You can use Security Assertion Markup Language 2.0 (SAML 2.0) as a single sign-on (SSO) method for your courses, which can be managed on your training site. In this article, we'll explain how to set up SAML 2.0 for SSO, as well as how it works and general troubleshooting.
By using the SAML 2.0 as an SSO method, Skilljar acts as SAML Service Provider (SP) and will rely on your SAML Identity Provider (IdP) to authenticate your users.
When enabled, your users will no longer see the native Skilljar sign-in/sign-up pages, and will instead be redirected to the configured SingleSignOnService web address.
To set up and manage your training site to use SAML 2.0 for SSO will require working with your dedicated Implementation Manager, CSM, or Skilljar Support.
To get started, you'll need to provide the following Identity Provider settings to Skilljar. This information is typically included in the IdP Metadata XML file, which you can send to us.
Note: URL = web address
- IdP x509 Certificate
- IdP Entity ID (Also referred to as the Issuer)
- IdP SingleSignOnService URL (The SP Initiated Login URL)
- IdP SingleLogoutService URL (Optional the IdP's SLO URL, which we'll make a SAML logout request to when the user signs out of Skilljar)
- SAML Assertion Attribute Names (The attribute names as they will appear in the SAML Assertion)
- First name
- Last name
Once your domain is configured with the settings you've provided above, you can find the SP settings in the SP Metadata XML file, which you can download from the Domains Settings page of the relevant domain in your Skilljar Dashboard.
- SP Entity ID (This will be your training site web address, for example, https://example.company.com/. Note, the slash (/) at the end of the dress is required)
- SP x509 Certificate (Optional, used to verify the SP’s request signature)
- AssertionConsumerService URL (Your training site's unique endpoint where the IdP will send the SAML Assertion)
- SingleLogoutService URL (Optional, when SLO is initiated by the IdP, this is your Skilljar training site's unique logout web address, which can be managed in your IdP to make a GET request to log the user out from Skilljar.)
- NameIDFormat: urn:oasis:names:tc:SAML:1.1:nameid-format:emailAddress
Note: Skilljar requires the Assertion of the Response to be signed.
How it Works
SAML 2.0 is an XML-based SSO standard for authentication involving two parties:
- The Service Provider (in this case, your Skilljar training site)
- Your Identity Provider.
With SAML 2.0 on your domain, Skilljar (the Service Provider) relies on the IdP to authenticate your users, and if successful, the IdP sends a SAML assertion (including the user’s identity) to Skilljar. Here are the two ways SAML 2.0 works as an SSO standard:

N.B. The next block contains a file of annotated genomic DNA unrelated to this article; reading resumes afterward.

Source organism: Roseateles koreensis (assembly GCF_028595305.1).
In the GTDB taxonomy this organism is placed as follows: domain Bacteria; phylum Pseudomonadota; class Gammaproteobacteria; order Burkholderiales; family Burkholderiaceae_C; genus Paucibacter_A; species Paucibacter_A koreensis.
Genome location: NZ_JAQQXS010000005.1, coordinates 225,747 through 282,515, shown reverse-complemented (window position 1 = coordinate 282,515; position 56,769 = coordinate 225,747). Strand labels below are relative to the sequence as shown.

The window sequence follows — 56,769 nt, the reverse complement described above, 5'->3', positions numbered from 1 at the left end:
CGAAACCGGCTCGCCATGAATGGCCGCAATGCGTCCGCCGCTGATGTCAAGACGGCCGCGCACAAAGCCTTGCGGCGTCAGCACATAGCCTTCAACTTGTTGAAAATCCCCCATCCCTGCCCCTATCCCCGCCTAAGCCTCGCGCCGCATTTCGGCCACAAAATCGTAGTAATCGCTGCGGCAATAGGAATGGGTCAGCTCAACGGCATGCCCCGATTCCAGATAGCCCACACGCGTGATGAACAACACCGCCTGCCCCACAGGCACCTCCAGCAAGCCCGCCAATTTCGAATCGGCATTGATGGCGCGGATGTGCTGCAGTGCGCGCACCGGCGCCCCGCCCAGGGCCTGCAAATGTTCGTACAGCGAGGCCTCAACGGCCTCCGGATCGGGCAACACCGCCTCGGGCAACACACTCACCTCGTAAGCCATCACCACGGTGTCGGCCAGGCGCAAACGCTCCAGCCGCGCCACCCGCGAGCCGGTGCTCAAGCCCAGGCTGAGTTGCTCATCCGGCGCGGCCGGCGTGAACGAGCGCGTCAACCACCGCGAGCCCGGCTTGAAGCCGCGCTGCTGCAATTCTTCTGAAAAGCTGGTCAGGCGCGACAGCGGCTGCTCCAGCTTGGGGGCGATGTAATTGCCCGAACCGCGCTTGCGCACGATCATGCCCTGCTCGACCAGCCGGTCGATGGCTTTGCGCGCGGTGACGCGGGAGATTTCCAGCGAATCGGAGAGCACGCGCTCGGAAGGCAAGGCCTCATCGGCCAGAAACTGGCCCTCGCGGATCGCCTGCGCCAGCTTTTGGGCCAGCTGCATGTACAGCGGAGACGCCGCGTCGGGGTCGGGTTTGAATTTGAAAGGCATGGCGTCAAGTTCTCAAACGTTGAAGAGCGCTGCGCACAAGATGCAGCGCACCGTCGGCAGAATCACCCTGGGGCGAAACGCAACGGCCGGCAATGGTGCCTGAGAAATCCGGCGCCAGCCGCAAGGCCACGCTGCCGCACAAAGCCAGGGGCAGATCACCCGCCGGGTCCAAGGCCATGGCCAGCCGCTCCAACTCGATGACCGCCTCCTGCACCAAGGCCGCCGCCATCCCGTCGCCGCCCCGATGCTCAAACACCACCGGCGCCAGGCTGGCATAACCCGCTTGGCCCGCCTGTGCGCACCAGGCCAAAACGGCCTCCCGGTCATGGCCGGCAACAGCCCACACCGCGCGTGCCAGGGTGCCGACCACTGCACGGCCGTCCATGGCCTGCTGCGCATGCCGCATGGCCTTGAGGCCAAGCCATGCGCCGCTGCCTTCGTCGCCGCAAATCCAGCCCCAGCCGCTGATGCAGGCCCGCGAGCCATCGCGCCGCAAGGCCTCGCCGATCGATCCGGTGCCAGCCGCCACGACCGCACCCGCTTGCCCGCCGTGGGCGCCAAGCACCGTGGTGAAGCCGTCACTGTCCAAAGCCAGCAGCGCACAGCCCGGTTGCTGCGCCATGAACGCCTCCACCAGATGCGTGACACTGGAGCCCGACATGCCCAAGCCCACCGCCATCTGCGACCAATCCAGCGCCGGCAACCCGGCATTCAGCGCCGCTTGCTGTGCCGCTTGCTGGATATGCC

Service Provider Initiated Sign On
In this example, the user begins the SSO flow from the Service Provider (your Skilljar training site):
- On sign-in, Skilljar redirects the browser sending a SAML request to the SingleSignOnService URL where the user will be asked to sign in if they aren’t already authenticated
- On successful sign-in, the Identity Provider will then redirect a SAML assertion (including the user’s identity) back to Skilljar (specifically, the configured AssertionConsumerService URL)
- Skilljar will then analyze and process the SAML Assertion and sign the user into your training site
Identity Provider Initiated Sign-On
In this example, authenticating into the Service Provider (your Skilljar training site) begins in the Identity Provider. In this explanation, the user is already authenticated with the Identity Provider.
- The user will typically click on a link within your Identity Provider, which is the IdP Initiated SSO web address specific to the Service Provider. The Identity Provider generates the SAML Assertion (including the user’s identity) and sends it back to Skilljar (specifically, the AssertionConsumerService URL).
- Skilljar will then analyze and process the SAML Assertion and sign the user into your training site.
Troubleshooting SSO can be difficult, so understanding how it works and where things are breaking within the flow can be beneficial in debugging. These are just some things to keep in mind when troubleshooting SSO issues:
- Misconfigurations in the settings are typically the root cause – start here when dealing with SSO issues.
- Capturing the network requests/responses using the browser’s developer tools can also help pinpoint where in the SSO flow things are breaking.
- For example, if the SAML flow errors on the initial redirect to the SingleSignOnService URL, it’s likely that there’s a misconfiguration with either the SP Entity ID or the SingleSignOnService URL itself.
- If the SSO flow breaks after the user signs in through the Identity Provider, it’s likely that there’s a setting misconfiguration with the AssertionConsumerService URL, IdP Entity ID (Issuer), Identity Provider’s x509 certificate, or possibly the user doesn’t have the right permissions to access Skilljar.
You can also manage various SAML 2.0 for SSO settings for your Salesforce integration, such as changing the session inactivity timeout period. For more information, please see the Salesforce help center article.
If you have issues or questions about Skilljar and your training site, please don't hesitate to reach out to Skilljar Support. The more information you can provide to us, the better we can help, so please send us screenshots, test logins, HAR files and anything you feel will help.